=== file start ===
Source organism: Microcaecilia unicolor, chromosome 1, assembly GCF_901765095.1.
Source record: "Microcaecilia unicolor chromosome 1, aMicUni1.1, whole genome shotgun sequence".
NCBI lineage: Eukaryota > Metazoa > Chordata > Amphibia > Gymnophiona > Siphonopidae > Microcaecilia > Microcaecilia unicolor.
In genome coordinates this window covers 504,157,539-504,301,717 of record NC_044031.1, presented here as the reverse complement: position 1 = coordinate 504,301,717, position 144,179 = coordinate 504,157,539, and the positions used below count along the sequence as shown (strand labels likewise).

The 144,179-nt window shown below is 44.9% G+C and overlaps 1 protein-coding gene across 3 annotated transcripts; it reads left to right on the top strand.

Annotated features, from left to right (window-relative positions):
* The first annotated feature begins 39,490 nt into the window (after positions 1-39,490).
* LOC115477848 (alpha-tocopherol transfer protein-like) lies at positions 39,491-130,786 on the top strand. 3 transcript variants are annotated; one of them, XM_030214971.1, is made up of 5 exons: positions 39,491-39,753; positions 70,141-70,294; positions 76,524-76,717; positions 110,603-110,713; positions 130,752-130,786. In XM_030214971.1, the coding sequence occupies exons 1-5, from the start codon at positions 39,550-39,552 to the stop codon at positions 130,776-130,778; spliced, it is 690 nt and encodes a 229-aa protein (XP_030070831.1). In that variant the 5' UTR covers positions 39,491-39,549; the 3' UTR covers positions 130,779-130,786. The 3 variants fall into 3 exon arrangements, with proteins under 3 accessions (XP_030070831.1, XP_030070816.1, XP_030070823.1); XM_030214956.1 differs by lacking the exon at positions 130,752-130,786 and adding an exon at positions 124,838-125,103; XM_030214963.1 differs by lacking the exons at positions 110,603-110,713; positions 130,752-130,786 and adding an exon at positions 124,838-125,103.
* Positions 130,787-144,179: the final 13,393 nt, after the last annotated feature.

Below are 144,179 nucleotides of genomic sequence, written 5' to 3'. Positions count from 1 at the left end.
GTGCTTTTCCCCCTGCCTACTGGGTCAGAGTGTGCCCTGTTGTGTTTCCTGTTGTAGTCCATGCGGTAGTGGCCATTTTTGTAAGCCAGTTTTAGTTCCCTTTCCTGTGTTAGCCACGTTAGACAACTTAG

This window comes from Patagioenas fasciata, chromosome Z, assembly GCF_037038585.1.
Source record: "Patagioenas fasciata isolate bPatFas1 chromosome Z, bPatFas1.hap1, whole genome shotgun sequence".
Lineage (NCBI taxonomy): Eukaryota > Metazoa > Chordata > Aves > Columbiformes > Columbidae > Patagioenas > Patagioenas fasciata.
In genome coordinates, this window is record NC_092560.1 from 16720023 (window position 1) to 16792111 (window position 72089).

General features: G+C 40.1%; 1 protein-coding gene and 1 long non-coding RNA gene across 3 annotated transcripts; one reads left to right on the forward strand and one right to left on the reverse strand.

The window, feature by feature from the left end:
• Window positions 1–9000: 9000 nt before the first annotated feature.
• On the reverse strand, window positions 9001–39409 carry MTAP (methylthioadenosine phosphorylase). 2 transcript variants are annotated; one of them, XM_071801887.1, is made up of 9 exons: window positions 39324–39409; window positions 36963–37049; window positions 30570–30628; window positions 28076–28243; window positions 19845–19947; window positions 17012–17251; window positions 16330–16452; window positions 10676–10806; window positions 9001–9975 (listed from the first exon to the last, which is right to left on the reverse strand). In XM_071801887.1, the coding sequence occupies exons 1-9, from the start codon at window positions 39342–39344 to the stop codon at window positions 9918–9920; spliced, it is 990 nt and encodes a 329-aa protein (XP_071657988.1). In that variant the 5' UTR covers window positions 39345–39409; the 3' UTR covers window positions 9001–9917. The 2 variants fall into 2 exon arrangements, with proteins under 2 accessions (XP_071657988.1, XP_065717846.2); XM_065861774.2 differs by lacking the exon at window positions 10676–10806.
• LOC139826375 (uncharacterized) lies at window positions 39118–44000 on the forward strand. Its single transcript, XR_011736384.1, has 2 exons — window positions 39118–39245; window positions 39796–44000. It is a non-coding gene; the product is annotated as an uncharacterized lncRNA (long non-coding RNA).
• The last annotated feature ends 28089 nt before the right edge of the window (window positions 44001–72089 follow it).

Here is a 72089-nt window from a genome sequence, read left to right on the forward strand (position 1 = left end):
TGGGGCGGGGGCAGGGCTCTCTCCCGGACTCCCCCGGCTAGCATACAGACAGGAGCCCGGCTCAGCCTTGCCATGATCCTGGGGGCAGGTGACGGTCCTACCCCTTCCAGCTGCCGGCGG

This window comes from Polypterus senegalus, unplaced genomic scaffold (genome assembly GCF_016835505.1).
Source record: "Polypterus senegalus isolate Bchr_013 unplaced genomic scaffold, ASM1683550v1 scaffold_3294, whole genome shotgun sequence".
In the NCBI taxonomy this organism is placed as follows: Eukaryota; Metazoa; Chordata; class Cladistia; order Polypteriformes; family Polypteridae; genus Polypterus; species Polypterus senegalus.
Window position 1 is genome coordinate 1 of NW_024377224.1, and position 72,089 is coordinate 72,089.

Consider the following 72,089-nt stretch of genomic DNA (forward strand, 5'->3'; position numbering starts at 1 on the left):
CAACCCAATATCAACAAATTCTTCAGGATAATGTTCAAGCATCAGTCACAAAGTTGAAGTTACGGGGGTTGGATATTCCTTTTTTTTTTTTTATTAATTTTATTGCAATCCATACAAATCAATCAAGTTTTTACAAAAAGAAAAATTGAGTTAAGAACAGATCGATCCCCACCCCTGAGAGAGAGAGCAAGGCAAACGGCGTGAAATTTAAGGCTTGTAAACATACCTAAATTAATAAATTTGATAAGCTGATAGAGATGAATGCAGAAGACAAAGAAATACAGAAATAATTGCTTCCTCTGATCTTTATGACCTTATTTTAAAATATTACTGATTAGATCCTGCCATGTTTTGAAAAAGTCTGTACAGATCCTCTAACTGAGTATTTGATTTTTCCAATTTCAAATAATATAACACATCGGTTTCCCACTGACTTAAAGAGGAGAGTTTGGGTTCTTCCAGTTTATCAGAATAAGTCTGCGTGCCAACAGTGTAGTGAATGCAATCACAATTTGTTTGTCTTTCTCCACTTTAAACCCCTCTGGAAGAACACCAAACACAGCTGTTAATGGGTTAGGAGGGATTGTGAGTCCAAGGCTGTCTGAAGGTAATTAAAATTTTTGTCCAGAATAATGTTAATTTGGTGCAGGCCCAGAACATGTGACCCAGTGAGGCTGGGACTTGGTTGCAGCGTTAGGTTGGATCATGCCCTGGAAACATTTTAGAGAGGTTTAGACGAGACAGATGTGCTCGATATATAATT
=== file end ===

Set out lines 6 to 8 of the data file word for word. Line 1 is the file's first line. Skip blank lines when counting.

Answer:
Annotated features, from left to right (window-relative positions):
* The first annotated feature begins 39,490 nt into the window (after positions 1-39,490).
* LOC115477848 (alpha-tocopherol transfer protein-like) lies at positions 39,491-130,786 on the top strand. 3 transcript variants are annotated; one of them, XM_030214971.1, is made up of 5 exons: positions 39,491-39,753; positions 70,141-70,294; positions 76,524-76,717; positions 110,603-110,713; positions 130,752-130,786. In XM_030214971.1, the coding sequence occupies exons 1-5, from the start codon at positions 39,550-39,552 to the stop codon at positions 130,776-130,778; spliced, it is 690 nt and encodes a 229-aa protein (XP_030070831.1). In that variant the 5' UTR covers positions 39,491-39,549; the 3' UTR covers positions 130,779-130,786. The 3 variants fall into 3 exon arrangements, with proteins under 3 accessions (XP_030070831.1, XP_030070816.1, XP_030070823.1); XM_030214956.1 differs by lacking the exon at positions 130,752-130,786 and adding an exon at positions 124,838-125,103; XM_030214963.1 differs by lacking the exons at positions 110,603-110,713; positions 130,752-130,786 and adding an exon at positions 124,838-125,103.